Imatges de pÓgina
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The GRAND QUESTION, &c.

Written in the Year 1729.

THU

HUS spoke to my Lady, the Knight full of

Care,

Let me have

your

Advice in a weighty Affair, This * HAMILTON's Bawn, while it sticks on my

Hand, I lose by the House what I get by the Land ; Bụt, how to dispose of it to the best Bidder, For a + Barrack or Malt-house, we must now con

sider.

First, let me fuppofe, I make it a Malt-house : Here I have computed the Profit will fall t'us, There's nine hundred Pounds for Labour and Grain, Į increase it to twelve, so three hundred remain; A handsome Addition for Wine and good Chear. Three Dishes a Day, and three Hogsheads a Year. With a dozen large Vessels my Vault shall be stor’d, No little scrub Joint shall come on my Board: And, you and the Dean no more shall combine, To stint me at Night to one Bottle of Wine ;

Nor

* A large old House two Miles from Sir AA's Seat.

+ The Army in Ireland is lodged in strong Buildings over the whole Kingdom, called Barracks.

Nor shall I, for his Humour, permit you to purloin
A Stone and a Quarter of Beef from my Sirloin.
If I make it a Barrack, the Crown is my Tenant,
My Dear, I have ponder'd again and again on't:
In Poundage and Drawbacks, I lose half

my Rent,
Whatever they give me I must be content,
Or join with the Court in ev'ry Debate,
And rather than that, I would lose my Estate;

Thus ended. the Knight: Thus began his meek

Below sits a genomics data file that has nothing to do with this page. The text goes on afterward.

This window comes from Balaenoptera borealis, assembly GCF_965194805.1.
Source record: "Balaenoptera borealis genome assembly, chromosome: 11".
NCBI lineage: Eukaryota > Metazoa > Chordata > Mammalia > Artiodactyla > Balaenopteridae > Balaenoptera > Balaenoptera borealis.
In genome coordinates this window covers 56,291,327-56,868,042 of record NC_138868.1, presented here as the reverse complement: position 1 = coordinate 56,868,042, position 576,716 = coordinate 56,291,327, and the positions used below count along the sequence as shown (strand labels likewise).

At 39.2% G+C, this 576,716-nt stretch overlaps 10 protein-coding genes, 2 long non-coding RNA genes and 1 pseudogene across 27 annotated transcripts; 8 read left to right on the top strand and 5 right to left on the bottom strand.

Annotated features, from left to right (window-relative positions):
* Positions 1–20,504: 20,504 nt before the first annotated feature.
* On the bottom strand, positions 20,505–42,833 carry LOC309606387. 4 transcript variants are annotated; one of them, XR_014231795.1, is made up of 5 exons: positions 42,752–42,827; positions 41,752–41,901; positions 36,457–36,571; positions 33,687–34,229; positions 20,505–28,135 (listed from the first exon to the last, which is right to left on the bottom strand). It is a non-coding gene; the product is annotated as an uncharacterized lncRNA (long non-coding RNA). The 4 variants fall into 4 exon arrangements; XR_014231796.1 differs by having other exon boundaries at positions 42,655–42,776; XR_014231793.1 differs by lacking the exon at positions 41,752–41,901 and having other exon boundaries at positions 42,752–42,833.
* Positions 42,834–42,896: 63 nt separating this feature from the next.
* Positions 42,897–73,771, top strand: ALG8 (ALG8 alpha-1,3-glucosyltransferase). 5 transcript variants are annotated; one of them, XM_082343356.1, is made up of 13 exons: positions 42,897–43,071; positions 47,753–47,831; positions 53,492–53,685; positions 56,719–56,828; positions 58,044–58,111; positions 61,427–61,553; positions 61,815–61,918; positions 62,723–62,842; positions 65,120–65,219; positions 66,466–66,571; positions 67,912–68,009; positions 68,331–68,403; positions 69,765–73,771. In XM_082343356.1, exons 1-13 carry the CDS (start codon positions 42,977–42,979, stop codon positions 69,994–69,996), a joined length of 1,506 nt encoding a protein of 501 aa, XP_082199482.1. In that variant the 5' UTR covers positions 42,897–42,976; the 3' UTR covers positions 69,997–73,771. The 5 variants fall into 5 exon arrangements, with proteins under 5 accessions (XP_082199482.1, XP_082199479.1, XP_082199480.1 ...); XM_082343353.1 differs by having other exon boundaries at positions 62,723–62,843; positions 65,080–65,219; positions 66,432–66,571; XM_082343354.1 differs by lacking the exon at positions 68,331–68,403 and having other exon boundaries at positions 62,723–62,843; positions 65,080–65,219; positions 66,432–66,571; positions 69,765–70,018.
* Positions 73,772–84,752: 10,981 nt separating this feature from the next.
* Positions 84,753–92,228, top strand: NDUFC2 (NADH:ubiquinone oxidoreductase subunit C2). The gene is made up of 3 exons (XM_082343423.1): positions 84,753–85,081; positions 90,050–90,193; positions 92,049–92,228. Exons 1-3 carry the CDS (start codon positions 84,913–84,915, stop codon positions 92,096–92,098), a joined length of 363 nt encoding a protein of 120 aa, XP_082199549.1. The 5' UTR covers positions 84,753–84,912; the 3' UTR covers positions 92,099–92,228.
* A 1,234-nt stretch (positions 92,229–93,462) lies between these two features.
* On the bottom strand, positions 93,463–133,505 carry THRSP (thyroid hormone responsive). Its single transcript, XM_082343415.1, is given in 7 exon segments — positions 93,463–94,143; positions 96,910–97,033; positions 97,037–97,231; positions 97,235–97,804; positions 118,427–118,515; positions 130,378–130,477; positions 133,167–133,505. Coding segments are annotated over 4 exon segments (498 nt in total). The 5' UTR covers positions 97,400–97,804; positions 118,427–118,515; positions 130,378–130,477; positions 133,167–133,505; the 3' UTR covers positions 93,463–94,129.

Wife :
It must, and it shall be a Barrack, my Life.
I'm grown a meer Mopus; no Company comes;
But a Rabble of Tenants, and rusty dull * Rums;
With Parsons, what Lady can keep herself clean?
I'm all over dawb'd when I sit by the Dean.
But, if

you will give us a Barrack, my Dear,
The Captain, I'm sure, will always come here ;
I then shall not value his Deanfhip a Straw,
For the Captain, I warrant, will keep him in Awe;
Or should he pretend to be brisk and alert,
Will tell him, that Chaplains should not be so perts
That Men of his Coat should be minding their

Pray’rs,
And not among Ladies to give themselves Airs.

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Thus argu'd my Lady, but argu'd in vain ; The Knight his Opinion resolv'd to maintain.

BUT,

* A Cant Word in Ireland for a poor Country Clergyman.

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But, * Hannah, who listen’d to all that was past,
And could not endure fo vulgar a Taste ;
As soon as her Ladyship call'd to be drest,
Cry'd, Madam, why surely my Master's posseft ;
Sir Arthur the Malster! how fine it will sound?
I'd rather the Bawn were funk under Ground.
But, Madam, I guess’d there would never come

Good,
When I saw him so often with + Darby and Wood.
And now my Dream's out: For I was a-dream'd
That I saw a huge Rat; O dear, how I scream'd!
And after, methought, I had lost my new Shoes ;
And Molly, she said, I should hear some ill News.

Dear Madam, had you but the Spirit to teaze,
You might have a Barrack whenever you please :
And, Madam, I always believ'd you so stout,